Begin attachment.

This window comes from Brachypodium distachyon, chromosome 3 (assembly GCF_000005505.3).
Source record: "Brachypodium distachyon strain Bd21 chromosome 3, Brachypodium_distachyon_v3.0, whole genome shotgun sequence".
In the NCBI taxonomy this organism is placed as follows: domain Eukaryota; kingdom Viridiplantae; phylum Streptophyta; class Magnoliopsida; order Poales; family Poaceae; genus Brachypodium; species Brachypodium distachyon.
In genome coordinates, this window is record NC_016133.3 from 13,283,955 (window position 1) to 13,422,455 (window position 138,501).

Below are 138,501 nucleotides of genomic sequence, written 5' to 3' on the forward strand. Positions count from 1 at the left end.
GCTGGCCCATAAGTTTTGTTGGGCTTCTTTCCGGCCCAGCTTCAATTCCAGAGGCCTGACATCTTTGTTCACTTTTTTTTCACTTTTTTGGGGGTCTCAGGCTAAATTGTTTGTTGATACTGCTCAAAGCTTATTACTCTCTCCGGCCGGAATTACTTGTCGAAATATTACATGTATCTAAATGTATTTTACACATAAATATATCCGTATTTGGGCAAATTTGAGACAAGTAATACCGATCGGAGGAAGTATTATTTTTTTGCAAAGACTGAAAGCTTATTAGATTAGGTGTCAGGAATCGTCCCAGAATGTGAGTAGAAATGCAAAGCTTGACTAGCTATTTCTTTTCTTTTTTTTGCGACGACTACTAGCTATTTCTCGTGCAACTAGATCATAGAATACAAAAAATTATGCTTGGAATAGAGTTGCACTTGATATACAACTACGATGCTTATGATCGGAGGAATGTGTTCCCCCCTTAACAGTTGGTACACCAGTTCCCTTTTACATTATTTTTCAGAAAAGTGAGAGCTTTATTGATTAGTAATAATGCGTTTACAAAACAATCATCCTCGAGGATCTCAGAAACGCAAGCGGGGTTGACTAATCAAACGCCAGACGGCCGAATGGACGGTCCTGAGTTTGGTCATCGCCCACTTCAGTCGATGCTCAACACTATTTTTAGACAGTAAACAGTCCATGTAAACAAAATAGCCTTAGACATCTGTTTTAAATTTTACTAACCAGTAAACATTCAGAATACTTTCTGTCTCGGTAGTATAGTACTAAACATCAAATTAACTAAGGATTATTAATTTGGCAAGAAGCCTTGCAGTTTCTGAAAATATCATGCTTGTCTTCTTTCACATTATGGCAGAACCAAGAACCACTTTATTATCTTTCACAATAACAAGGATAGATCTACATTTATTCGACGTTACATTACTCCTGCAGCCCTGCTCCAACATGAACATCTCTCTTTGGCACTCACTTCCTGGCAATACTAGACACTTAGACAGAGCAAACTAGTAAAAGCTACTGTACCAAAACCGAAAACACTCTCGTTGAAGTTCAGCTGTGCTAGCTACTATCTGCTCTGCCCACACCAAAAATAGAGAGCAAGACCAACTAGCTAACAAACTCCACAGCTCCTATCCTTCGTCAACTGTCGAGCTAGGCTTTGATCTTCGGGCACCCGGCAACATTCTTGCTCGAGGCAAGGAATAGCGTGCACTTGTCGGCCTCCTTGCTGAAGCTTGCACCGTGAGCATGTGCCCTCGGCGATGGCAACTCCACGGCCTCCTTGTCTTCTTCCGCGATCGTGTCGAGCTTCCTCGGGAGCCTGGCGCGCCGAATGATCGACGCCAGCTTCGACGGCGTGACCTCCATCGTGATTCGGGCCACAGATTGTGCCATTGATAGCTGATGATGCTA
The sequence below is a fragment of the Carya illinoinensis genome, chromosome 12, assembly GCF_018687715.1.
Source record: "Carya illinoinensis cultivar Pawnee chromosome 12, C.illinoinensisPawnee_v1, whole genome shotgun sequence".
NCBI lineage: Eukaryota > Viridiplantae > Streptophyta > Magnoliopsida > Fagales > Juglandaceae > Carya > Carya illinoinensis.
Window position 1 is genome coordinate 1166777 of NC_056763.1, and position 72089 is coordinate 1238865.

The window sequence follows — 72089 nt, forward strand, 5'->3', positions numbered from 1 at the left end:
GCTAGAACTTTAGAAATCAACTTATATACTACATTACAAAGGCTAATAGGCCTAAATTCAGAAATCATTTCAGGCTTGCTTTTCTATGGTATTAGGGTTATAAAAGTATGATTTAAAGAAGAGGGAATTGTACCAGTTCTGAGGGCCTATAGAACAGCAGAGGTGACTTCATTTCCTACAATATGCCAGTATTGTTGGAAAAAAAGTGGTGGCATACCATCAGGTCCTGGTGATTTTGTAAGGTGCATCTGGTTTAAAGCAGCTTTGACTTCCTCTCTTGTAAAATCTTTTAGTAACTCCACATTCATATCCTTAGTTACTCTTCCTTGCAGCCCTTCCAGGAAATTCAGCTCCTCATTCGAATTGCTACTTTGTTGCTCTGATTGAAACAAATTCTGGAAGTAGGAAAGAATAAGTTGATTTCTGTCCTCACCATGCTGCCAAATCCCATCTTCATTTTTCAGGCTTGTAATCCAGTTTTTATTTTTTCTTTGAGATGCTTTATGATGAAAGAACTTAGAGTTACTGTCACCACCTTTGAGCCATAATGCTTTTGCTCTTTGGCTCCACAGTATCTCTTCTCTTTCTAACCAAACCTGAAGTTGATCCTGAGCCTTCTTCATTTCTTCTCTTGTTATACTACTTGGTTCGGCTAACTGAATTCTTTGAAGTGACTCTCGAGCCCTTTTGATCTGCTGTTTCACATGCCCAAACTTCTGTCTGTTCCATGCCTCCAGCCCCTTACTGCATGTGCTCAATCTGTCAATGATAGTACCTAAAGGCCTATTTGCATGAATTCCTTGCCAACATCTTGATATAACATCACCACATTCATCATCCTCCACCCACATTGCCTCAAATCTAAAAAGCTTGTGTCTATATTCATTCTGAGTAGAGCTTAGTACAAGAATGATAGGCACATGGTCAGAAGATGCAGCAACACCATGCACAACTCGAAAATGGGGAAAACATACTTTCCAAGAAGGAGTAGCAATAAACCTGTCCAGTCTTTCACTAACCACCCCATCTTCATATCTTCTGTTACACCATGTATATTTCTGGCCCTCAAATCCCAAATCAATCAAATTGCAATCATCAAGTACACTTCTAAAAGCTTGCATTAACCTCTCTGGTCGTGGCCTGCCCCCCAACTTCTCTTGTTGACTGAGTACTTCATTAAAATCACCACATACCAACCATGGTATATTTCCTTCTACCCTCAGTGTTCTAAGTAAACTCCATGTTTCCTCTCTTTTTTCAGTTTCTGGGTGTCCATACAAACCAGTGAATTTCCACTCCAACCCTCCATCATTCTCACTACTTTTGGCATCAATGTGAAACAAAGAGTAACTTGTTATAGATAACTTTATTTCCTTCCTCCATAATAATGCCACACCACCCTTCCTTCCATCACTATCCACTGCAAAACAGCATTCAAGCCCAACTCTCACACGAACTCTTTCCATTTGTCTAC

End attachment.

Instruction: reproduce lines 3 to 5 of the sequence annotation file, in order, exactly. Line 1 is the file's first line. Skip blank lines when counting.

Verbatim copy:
In the NCBI taxonomy this organism is placed as follows: domain Eukaryota; kingdom Viridiplantae; phylum Streptophyta; class Magnoliopsida; order Poales; family Poaceae; genus Brachypodium; species Brachypodium distachyon.
In genome coordinates, this window is record NC_016133.3 from 13,283,955 (window position 1) to 13,422,455 (window position 138,501).

Below are 138,501 nucleotides of genomic sequence, written 5' to 3' on the forward strand. Positions count from 1 at the left end.